Asked by Rena

Q: One discrepancy from what I thought, is about homeschooling. I understood homeschooling to be an anathema to the Amish because they make their decisions based on not individualism, but bringing community together. Obviously, you heard about an exception, or exceptions.

A: Hi Rena–The problem with trying to define the Amish culture is that there are over 40 different sects of Amish and within each sect are multiple individual churches. Each church votes on their own particular church rules (their Ordnung). This set of rules can be over things as picky as how many pleats a woman can have in her dress, or something bigger like whether or not a farmer can use a tractor in his fields instead of horses. Apparently this applies to homeschooling as well. In the Old Order Amish sect that I usually visit in Holmes County, Ohio, several Amish mothers home school. In fact, one of the mothers took me with her to another Amish woman’s garage to pick out homeschooling material. It was one of those in-home stores that so many Amish women run. It was filled with shelving and every shelf was filled with homeschooling books for various ages. When I asked my homeschooling friend why she did this when an Amish school was just down the road, she said that her children were growing up so fast, she just wanted to enjoy spending as much time as possible with them.

Thanks for the question Rena!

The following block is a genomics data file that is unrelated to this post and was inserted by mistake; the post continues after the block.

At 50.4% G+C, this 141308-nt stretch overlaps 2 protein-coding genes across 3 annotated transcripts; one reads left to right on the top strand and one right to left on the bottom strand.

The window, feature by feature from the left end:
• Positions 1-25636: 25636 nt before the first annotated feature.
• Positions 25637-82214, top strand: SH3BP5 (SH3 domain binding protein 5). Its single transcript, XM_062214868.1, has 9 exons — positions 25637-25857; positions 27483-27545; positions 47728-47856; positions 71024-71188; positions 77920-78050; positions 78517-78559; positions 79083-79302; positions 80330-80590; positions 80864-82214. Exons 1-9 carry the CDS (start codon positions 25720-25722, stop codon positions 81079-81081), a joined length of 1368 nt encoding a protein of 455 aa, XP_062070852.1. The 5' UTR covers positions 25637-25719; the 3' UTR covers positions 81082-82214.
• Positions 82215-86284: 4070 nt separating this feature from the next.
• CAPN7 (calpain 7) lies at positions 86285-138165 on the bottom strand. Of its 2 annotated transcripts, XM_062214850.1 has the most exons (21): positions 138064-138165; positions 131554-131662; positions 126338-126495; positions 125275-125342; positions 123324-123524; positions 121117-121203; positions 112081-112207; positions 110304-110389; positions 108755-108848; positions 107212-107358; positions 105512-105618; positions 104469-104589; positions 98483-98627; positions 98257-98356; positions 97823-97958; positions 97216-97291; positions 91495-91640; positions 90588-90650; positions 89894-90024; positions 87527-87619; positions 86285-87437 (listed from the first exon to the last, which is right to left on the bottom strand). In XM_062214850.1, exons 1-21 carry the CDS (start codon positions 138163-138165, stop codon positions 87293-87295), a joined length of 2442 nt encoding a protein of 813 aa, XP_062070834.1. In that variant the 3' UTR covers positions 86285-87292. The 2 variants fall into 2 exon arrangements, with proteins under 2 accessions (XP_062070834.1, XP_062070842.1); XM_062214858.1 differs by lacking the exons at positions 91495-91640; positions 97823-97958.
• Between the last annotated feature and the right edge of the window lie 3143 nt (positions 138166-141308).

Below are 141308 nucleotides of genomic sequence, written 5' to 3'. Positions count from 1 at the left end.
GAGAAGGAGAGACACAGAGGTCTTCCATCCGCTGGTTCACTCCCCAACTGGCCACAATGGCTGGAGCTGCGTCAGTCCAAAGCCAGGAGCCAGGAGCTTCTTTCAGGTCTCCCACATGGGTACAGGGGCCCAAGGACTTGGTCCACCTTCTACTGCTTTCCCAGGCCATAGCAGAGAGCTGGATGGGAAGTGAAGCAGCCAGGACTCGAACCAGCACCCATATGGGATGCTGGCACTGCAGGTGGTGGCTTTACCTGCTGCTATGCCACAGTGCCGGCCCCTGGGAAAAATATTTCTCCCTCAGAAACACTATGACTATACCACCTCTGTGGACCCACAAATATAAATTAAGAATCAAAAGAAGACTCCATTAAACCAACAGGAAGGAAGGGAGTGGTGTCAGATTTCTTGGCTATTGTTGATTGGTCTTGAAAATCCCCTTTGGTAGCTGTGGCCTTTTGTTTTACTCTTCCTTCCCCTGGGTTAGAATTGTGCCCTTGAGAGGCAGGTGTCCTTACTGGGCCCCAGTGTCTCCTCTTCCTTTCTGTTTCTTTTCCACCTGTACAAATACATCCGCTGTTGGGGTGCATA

Asked by Cora

Q: I recently read a report on sexual abuse in the Amish family. How accurate is that account?

A: Hi Cora–I don’t know which report you read, so I can’t address that one specifically, but sexual abuse definitely exists within the Amish culture. As far as I can find, there have been no studies to discern how prevalent it is, as in whether or not it is more or less prevalent than in the non-Amish population. Considering how private the Amish are I’m not sure such a study is possible. However, a downside of the huge extended families is that the opportunity for a sexual predator to find prey is probably easier than in more isolated communities. An outside social agency prepared a booklet about sexual abuse a while ago entitled Strong Families, Safe Children, which has been widely distributed by Amish church leaders. There are also booklets distributed about the explicit psychological damage that sexual abuse causes that has been widely distributed. An Amish periodical, Family Life, that is in nearly every Amish household I visit, has had many articles on abuse, trying to inform families and help victims. There have some solid attempts by some of the leadership to educate and warn their people about the existence of sexual abuse in their community. Whether or not this will have an impact, I don’t know. It would be wonderful if they could find a way to completely eradicate sexual abuse from their culture. It would be wonderful if our non-Amish culture could do the same. One child who has to endure this is absolutely one too many. 

Thanks for the question Cora!

 

Asked by Alex from OH

Q: A store clerk told me the other day that the Amish don’t have to pay taxes. That doesn’t seem fair. Why does the government let them get by with that?

A: Hi Alex! That isn’t true, but your store clerk was voicing a common belief. The Amish pay all the same taxes as the rest of us—except for one. They are exempt from being taxed for Social Security. The government allows this because the Amish refuse to draw from it. They believe in the family and church taking care of one another instead of the government.

Thanks for the question Alex!